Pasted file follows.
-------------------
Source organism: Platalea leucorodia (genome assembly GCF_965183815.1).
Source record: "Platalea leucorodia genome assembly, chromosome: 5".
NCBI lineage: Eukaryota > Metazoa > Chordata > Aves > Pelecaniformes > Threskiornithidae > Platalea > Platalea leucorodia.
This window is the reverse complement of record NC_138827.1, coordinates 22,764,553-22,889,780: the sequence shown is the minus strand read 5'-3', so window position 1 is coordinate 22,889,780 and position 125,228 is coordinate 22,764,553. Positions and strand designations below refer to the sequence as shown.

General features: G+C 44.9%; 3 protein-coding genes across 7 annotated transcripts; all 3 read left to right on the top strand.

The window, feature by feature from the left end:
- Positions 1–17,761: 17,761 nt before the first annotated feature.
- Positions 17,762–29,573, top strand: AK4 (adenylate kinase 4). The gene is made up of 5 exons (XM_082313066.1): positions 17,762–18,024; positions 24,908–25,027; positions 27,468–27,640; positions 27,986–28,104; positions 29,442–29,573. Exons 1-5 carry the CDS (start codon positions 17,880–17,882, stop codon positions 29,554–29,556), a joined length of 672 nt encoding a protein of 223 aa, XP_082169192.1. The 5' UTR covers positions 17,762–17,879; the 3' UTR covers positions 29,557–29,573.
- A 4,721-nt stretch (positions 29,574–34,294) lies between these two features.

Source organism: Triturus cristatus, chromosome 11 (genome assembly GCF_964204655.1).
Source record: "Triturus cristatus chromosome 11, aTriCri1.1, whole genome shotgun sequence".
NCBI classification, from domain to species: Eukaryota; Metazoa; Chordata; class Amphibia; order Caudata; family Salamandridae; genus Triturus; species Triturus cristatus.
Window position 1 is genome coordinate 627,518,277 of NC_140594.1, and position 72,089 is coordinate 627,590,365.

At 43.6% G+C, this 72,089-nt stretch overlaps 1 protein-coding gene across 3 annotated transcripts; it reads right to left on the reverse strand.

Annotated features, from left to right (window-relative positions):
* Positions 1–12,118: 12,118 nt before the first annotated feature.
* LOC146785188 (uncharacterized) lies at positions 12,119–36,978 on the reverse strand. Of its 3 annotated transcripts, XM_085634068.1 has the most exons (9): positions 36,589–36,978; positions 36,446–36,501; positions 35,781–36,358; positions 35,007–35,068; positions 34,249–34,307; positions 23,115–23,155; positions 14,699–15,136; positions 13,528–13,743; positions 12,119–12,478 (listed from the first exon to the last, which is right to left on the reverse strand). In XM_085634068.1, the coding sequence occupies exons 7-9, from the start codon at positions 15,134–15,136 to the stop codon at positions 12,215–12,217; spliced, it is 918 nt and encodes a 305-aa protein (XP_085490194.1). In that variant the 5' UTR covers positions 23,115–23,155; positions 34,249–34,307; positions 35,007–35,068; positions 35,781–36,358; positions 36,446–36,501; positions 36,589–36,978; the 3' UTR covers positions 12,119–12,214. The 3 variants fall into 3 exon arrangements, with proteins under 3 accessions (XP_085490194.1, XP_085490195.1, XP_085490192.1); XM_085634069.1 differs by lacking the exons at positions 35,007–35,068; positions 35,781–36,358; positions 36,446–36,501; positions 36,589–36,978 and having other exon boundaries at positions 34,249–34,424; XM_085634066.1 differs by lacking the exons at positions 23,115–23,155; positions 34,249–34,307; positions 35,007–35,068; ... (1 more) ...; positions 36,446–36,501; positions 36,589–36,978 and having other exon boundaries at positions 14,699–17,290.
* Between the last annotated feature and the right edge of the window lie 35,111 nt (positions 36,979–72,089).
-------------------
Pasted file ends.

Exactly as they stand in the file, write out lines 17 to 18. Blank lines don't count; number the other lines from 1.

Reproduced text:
* LOC146785188 (uncharacterized) lies at positions 12,119–36,978 on the reverse strand. Of its 3 annotated transcripts, XM_085634068.1 has the most exons (9): positions 36,589–36,978; positions 36,446–36,501; positions 35,781–36,358; positions 35,007–35,068; positions 34,249–34,307; positions 23,115–23,155; positions 14,699–15,136; positions 13,528–13,743; positions 12,119–12,478 (listed from the first exon to the last, which is right to left on the reverse strand). In XM_085634068.1, the coding sequence occupies exons 7-9, from the start codon at positions 15,134–15,136 to the stop codon at positions 12,215–12,217; spliced, it is 918 nt and encodes a 305-aa protein (XP_085490194.1). In that variant the 5' UTR covers positions 23,115–23,155; positions 34,249–34,307; positions 35,007–35,068; positions 35,781–36,358; positions 36,446–36,501; positions 36,589–36,978; the 3' UTR covers positions 12,119–12,214. The 3 variants fall into 3 exon arrangements, with proteins under 3 accessions (XP_085490194.1, XP_085490195.1, XP_085490192.1); XM_085634069.1 differs by lacking the exons at positions 35,007–35,068; positions 35,781–36,358; positions 36,446–36,501; positions 36,589–36,978 and having other exon boundaries at positions 34,249–34,424; XM_085634066.1 differs by lacking the exons at positions 23,115–23,155; positions 34,249–34,307; positions 35,007–35,068; ... (1 more) ...; positions 36,446–36,501; positions 36,589–36,978 and having other exon boundaries at positions 14,699–17,290.
* Between the last annotated feature and the right edge of the window lie 35,111 nt (positions 36,979–72,089).